10 minutes with Steve Eastwood – Global Communications and Strategy Lead at William Grant and Sons
Can you briefly tell us about your role at William Grant & Sons?
I am a Global Communications and Strategy lead at William Grant & Sons. My role is to work with our global colleagues and agencies, to ensure our campaigns deliver on its marketing objectives.
From our latest industry pulse survey, the loss of the third-party cookie was one of the most concerning media challenges. How have you navigated through the current landscape?
The loss of third-party cookies impacts how we previously targeted audiences, reported delivery, and measured attribution. The best route around these challenges is dependent on each business and its objectives. However, in my experience the most common ‘first step’ was to audit what 1st party data we currently have, then work with partners to look at how best we can augment this data, scale it, and track across various publishers and platforms.
Digital publishers are seeing millions of “unmonetised impressions” on suitable content because some marketers are unnecessarily using keyword blocking. What can publishers do to better align their scale with a brands values?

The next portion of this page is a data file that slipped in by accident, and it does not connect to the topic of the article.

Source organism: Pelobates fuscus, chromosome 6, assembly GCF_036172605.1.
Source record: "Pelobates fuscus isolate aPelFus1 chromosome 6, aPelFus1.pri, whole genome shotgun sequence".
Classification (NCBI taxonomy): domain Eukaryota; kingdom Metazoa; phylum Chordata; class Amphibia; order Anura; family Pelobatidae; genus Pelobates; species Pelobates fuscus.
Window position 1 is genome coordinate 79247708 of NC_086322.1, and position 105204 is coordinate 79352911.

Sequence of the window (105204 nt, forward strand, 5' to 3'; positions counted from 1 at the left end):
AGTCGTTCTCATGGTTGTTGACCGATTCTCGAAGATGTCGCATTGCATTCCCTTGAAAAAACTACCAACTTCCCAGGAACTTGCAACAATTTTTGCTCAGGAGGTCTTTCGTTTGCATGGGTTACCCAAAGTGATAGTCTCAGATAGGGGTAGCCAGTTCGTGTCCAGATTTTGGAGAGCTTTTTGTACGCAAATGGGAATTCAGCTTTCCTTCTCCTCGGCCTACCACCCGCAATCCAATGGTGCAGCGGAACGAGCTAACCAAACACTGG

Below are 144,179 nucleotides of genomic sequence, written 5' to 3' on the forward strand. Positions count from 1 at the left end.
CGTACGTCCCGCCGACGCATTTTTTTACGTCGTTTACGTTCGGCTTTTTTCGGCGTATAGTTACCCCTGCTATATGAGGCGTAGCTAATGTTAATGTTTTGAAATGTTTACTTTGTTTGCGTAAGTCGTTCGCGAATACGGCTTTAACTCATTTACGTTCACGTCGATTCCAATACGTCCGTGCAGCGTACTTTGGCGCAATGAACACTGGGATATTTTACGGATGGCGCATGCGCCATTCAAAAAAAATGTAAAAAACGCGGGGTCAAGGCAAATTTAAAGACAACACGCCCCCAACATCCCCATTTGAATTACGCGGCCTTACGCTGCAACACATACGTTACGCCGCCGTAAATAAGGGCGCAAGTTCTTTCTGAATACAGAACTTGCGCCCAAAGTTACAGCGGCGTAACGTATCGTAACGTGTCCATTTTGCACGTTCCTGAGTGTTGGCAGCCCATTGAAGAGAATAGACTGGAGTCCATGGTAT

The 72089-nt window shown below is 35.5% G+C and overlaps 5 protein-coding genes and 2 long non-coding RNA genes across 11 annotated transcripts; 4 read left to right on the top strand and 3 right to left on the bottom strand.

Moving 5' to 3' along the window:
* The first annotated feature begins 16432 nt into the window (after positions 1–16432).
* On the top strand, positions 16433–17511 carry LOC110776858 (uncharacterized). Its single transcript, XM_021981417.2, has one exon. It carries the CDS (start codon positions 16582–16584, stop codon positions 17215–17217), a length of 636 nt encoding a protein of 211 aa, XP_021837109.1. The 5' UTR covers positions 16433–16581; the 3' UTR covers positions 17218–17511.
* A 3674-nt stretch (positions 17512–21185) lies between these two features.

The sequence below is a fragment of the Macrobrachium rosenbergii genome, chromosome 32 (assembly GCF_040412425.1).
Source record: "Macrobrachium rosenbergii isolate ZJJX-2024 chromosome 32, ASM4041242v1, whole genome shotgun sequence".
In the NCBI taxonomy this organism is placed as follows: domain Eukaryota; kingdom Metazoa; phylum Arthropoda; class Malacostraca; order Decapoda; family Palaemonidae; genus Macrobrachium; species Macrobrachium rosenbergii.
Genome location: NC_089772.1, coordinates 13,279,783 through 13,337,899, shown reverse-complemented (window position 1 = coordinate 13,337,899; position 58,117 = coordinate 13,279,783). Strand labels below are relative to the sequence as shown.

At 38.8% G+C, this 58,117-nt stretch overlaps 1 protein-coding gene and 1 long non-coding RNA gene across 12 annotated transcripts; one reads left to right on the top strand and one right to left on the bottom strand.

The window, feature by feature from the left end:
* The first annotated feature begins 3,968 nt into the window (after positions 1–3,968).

Brand safety and suitability is the base for all planners to work from. Whilst publishers and platforms have increased their tools and measures to protect brand reputations, we understand this will be an ever-evolving practice. A common thought amongst digital marketers is ‘one unsafe impression is too many’, therefore keyword blocking may still be an appropriate and necessary tool – but we also know this tactic alone does not 100% guarantee brand safety and suitability. Publishers who can offer a combination of keyword blocking, contextual avoidance, and scale will always be in consideration.
One in three consumers have stopped buying a product because they believe the brand’s values don’t align with their own. When planning in-line with a brands’ values, what kinds of concerns would you say brands might have around this?
It’s impossible to ignore the increasing demands from consumers on an organisation’s values and practises. The world has become more transparent, which is creating a very knowledgeable and very conscious consumer. As a result, we’re seeing a lot more brands being ‘actionable’ in a way that demonstrates their purposefulness, diversity, and inclusion credentials. A notable update I have seen within our industry is brands and agencies asking publishers to share their values and business practices – e.g. environment goals or diversity policies etc. These policies and practices are then part of the consideration set when evaluating strategic partnerships.
80p of every £1 spent in the UK currently goes to platforms (FB/Goog/Ama). What can publishers do in 2022 to start to capture more of that investment?
Facebook, Google and Amazon were certainly the digital winners in 2020/21 in terms of media spend. However with new algorithm updates and the introduction of TikTok, we constantly need to assess the value of each platform. Going beyond the foundations of scale, transparency and engagement, publishers who can demonstrate how they can deliver brand or business effects will always have an advantage.